These changes have “been a long time coming,” says Richard Naiberg, partner in the intellectual property group at Goodmans LLP.
“There’s good and bad for trademark lawyers and, probably, mostly uncertainty,” he says.
While the elimination of use as a requirement for trademark ownership has upended a Canadian legal tradition of over 100 years, trademark lawyers say the formerly inaccessible federal government is now open to receiving their input.
After the legislative changes to the Trade-marks Act, Bill C-31 were developed and passed with very little consultation with the profession, the current federal government has charted a new course with a collaborative approach and “significant consultation,” says Mark Evans, a partner at Smart & Biggar in Toronto.
“In 2014, the federal government was not prepared to engage in any meaningful consultation whatsoever,” he says.
Now, the government is listening to the profession and other stakeholders, says Cynthia Rowden, counsel at Bereskin & Parr and former president of the Intellectual Property Institute of Canada.
“There was zero collaboration and consultation with Bill C-31, and yet the amount of collaboration and consultation with respect to the next stages, the implementation, has just been diametrically opposed and it’s very welcome. . . . I think it results in a much better system at the end of the day.”
The amendments include the elimination of use of a trademark as a registration requirement, expanding the definition of a trademark to include tastes, sounds, smells and other signifiers, permitting the division and merging of trademark applications to expedite approved applications and isolate those being opposed, shortening registration terms and creating new examination and opposition grounds.
The changes to the act will also institute three international trademark treaties: the Nice Agreement, Singapore Treaty and Madrid Protocol. The Canadian Intellectual Property Office says joining these treaties will “reduce administrative burden,” “align with international best practices” and attract foreign business.
The Nice Agreement is an international classification system for registering marks, established in 1957. All goods and services that can be trademarked are divided into 45 classes and countries that are party to the agreement must register marks accordingly.
The Singapore Treaty “aims to make national trademark registration systems more user-friendly and reduce business compliance costs for trademark owners,” says CIPO. The Madrid Protocol is an international registration system that allows trademark applicants to register in multiple countries through a single application.
Naiberg says that, with the new international treaties, there is fear that work might dry up, primarily at the beginning of the registration process. Someone from Brazil who wants to register their mark for use in Canada can do so by designating Canada when they file into the Madrid Protocol and they will not need to hire a Canadian lawyer.
“Obviously, it’s going to reduce the work of trademark lawyers in Canada and trademark agents in Canada, at least up front,” he says.
But this globalization will mean that applicants file more broadly, he says. He expects this will create more business for lawyers at the opposition stage.
“So, the changes are somewhat balanced,” Naiberg says. “It remains to be seen how it flips out.”
The Nice system will make applications more expensive, while the government is already raising application fees, according to Philip Lapin, patent and trademark agent and partner at Smart & Biggar in Ottawa. A filing fee of $330 will be paid for the first class, plus $100 for every other class of goods for which the mark is registered. Currently, the fee is just $250 and applies to all goods and services.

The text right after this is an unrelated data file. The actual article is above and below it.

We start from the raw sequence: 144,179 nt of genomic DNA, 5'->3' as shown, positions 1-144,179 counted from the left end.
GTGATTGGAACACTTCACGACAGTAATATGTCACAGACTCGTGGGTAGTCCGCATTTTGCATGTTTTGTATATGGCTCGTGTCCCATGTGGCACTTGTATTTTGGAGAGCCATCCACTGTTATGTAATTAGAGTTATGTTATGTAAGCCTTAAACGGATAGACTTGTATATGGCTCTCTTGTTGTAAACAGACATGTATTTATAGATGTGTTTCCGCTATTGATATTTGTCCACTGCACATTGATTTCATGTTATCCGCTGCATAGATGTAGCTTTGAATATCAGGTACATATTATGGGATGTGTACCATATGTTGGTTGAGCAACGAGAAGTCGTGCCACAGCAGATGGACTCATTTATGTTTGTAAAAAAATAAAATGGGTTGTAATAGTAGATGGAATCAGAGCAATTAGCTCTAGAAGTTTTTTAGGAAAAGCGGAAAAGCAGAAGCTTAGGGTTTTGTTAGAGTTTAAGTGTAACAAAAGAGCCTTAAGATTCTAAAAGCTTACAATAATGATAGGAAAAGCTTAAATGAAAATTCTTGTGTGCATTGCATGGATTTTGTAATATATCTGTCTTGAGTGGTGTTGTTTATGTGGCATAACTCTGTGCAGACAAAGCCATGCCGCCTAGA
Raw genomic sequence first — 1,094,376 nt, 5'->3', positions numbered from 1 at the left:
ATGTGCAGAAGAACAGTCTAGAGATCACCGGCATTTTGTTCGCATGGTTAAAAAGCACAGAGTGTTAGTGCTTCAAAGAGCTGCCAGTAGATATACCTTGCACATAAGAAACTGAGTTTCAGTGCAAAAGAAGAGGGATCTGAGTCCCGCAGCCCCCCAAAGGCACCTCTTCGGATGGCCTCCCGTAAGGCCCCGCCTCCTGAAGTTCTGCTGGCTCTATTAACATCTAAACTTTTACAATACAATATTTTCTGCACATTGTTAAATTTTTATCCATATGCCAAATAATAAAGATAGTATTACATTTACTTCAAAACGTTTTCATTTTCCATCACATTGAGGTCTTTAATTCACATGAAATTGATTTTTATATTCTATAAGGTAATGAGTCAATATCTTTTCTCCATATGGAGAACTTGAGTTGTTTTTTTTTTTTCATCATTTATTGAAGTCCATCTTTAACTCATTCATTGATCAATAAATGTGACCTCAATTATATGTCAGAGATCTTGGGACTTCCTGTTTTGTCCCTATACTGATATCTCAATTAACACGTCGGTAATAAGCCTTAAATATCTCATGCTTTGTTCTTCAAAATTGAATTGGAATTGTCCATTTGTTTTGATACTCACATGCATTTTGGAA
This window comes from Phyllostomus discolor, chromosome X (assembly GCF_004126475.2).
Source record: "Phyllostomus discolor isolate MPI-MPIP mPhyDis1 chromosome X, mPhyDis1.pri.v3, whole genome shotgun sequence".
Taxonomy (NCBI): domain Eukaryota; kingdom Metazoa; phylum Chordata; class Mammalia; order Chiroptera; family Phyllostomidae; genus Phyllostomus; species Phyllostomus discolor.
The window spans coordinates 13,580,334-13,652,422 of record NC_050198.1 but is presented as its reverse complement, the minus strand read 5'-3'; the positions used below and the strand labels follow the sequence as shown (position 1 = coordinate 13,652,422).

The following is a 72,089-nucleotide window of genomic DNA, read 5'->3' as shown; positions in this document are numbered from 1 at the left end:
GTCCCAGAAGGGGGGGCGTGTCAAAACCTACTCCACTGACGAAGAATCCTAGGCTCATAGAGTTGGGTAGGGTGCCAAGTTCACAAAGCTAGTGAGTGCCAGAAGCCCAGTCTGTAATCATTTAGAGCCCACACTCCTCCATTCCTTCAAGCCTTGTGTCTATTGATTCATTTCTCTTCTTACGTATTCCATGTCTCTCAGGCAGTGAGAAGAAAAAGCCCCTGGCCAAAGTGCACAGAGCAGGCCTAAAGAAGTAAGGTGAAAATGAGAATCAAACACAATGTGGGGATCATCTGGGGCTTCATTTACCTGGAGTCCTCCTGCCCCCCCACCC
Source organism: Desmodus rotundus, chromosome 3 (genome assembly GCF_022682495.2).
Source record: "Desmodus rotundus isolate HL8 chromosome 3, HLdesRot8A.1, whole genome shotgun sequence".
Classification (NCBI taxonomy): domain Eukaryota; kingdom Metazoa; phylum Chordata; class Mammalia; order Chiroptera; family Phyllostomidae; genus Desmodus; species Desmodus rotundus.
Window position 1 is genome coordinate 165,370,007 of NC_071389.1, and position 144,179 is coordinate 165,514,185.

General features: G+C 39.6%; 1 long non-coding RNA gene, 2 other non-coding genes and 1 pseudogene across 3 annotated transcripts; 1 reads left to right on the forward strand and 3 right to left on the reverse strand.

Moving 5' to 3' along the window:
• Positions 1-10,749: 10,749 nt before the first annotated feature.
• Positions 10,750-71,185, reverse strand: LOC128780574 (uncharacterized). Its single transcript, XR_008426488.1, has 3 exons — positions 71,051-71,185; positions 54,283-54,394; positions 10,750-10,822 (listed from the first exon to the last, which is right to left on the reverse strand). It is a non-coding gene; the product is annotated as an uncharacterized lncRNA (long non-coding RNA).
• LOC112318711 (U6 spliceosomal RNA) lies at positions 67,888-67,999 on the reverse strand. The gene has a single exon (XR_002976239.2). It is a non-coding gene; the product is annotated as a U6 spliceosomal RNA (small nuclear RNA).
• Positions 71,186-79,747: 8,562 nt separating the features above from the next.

“Clients are being advised if they have trademarks they haven’t filed . . . and if they do cover a broad scope of goods and services, they should certainly do so before the new act comes into place to save some money,” Evans says.
In response to the backlash over certain changes to the act, Evans says, the government has proposed two amendments — one to add a ground of opposition for pending applications filed “on the basis of bad faith” and the other the ability to file a suit or injunction if use of the trademark has not commenced within three years — but Evans says these may not solve the problem with the legislation.
“I don’t think that that will fully deal with all the concerns that have been raised by business and the profession,” he says.
Currently, the filing grounds on which trademark applicants form the basis of their claims include: proposed use in Canada, current use and use in a foreign country. Under the new act, these use requirements will be eliminated.
The end of the use requirement is the most significant aspect of the changes to the law, say trademark lawyers. The common law orientation on trademarks is that those who use a mark in the marketplace, who develop goodwill and a reputation with the public in association with that mark, thereby obtain trademark rights. Now, a company can register its mark first and develop that connection later — or not.
“Under the new act, anyone can register a trademark even if use of the trademark hasn’t commenced. That’s never been the case. It’s always been the case that to obtain a registration in Canada there has to be use either in Canada or that you’ve relied upon a foreign trademark registration,” he says.
Evans says there are both advantages and disadvantages to losing the use requirement. The process for registering a trademark will be “faster, simpler and less expensive,” he says. The bad news is it will clear the way for “trademark trolls,” where a person buys up trademarks with no intention of using them, only to lay claim to them and sue or charge for licence others who want to use the mark.
The same phenomenon is seen with patents, where patents are bought up as an investment, as well as with “cybersquatting,” where people buy up domain names and sell them to businesses for a premium.
According to the Canadian Intellectual Property Office, the amendments to the Trade-marks Act are intended to put Canada in line with Nice, Singapore and Madrid.